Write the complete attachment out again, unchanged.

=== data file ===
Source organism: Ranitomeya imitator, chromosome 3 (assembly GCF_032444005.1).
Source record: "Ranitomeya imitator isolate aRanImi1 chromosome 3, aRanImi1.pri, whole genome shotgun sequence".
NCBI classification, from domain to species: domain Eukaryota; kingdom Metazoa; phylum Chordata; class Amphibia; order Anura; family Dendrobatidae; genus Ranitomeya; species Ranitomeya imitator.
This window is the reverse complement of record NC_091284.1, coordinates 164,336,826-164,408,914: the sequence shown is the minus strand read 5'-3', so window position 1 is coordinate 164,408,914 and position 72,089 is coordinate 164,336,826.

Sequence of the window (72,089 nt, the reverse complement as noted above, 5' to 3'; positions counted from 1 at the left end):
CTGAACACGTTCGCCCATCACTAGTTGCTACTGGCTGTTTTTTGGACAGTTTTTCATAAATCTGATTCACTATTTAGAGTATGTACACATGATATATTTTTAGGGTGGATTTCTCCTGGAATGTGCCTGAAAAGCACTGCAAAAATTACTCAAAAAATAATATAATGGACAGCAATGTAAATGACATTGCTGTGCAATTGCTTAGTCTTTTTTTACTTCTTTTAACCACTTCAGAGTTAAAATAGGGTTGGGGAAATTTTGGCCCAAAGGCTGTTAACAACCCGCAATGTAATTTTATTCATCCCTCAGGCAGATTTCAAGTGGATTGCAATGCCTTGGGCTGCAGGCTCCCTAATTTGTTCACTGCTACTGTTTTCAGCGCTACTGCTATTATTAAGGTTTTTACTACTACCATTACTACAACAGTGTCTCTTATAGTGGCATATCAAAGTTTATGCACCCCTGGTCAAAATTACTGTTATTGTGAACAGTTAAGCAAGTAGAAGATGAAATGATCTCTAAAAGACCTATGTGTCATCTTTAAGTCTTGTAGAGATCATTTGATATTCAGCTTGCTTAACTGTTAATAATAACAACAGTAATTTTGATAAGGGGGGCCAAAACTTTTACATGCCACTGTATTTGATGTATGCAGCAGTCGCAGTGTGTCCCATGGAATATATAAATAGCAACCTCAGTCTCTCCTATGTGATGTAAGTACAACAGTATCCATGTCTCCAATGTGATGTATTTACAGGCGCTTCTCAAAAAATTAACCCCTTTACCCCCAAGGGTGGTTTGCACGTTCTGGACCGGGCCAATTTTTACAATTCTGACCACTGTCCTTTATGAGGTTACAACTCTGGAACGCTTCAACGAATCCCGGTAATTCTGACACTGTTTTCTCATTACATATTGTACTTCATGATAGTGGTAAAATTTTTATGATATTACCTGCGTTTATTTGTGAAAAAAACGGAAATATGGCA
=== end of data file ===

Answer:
Source organism: Ranitomeya imitator, chromosome 3 (assembly GCF_032444005.1).
Source record: "Ranitomeya imitator isolate aRanImi1 chromosome 3, aRanImi1.pri, whole genome shotgun sequence".
NCBI classification, from domain to species: domain Eukaryota; kingdom Metazoa; phylum Chordata; class Amphibia; order Anura; family Dendrobatidae; genus Ranitomeya; species Ranitomeya imitator.
This window is the reverse complement of record NC_091284.1, coordinates 164,336,826-164,408,914: the sequence shown is the minus strand read 5'-3', so window position 1 is coordinate 164,408,914 and position 72,089 is coordinate 164,336,826.

Sequence of the window (72,089 nt, the reverse complement as noted above, 5' to 3'; positions counted from 1 at the left end):
CTGAACACGTTCGCCCATCACTAGTTGCTACTGGCTGTTTTTTGGACAGTTTTTCATAAATCTGATTCACTATTTAGAGTATGTACACATGATATATTTTTAGGGTGGATTTCTCCTGGAATGTGCCTGAAAAGCACTGCAAAAATTACTCAAAAAATAATATAATGGACAGCAATGTAAATGACATTGCTGTGCAATTGCTTAGTCTTTTTTTACTTCTTTTAACCACTTCAGAGTTAAAATAGGGTTGGGGAAATTTTGGCCCAAAGGCTGTTAACAACCCGCAATGTAATTTTATTCATCCCTCAGGCAGATTTCAAGTGGATTGCAATGCCTTGGGCTGCAGGCTCCCTAATTTGTTCACTGCTACTGTTTTCAGCGCTACTGCTATTATTAAGGTTTTTACTACTACCATTACTACAACAGTGTCTCTTATAGTGGCATATCAAAGTTTATGCACCCCTGGTCAAAATTACTGTTATTGTGAACAGTTAAGCAAGTAGAAGATGAAATGATCTCTAAAAGACCTATGTGTCATCTTTAAGTCTTGTAGAGATCATTTGATATTCAGCTTGCTTAACTGTTAATAATAACAACAGTAATTTTGATAAGGGGGGCCAAAACTTTTACATGCCACTGTATTTGATGTATGCAGCAGTCGCAGTGTGTCCCATGGAATATATAAATAGCAACCTCAGTCTCTCCTATGTGATGTAAGTACAACAGTATCCATGTCTCCAATGTGATGTATTTACAGGCGCTTCTCAAAAAATTAACCCCTTTACCCCCAAGGGTGGTTTGCACGTTCTGGACCGGGCCAATTTTTACAATTCTGACCACTGTCCTTTATGAGGTTACAACTCTGGAACGCTTCAACGAATCCCGGTAATTCTGACACTGTTTTCTCATTACATATTGTACTTCATGATAGTGGTAAAATTTTTATGATATTACCTGCGTTTATTTGTGAAAAAAACGGAAATATGGCA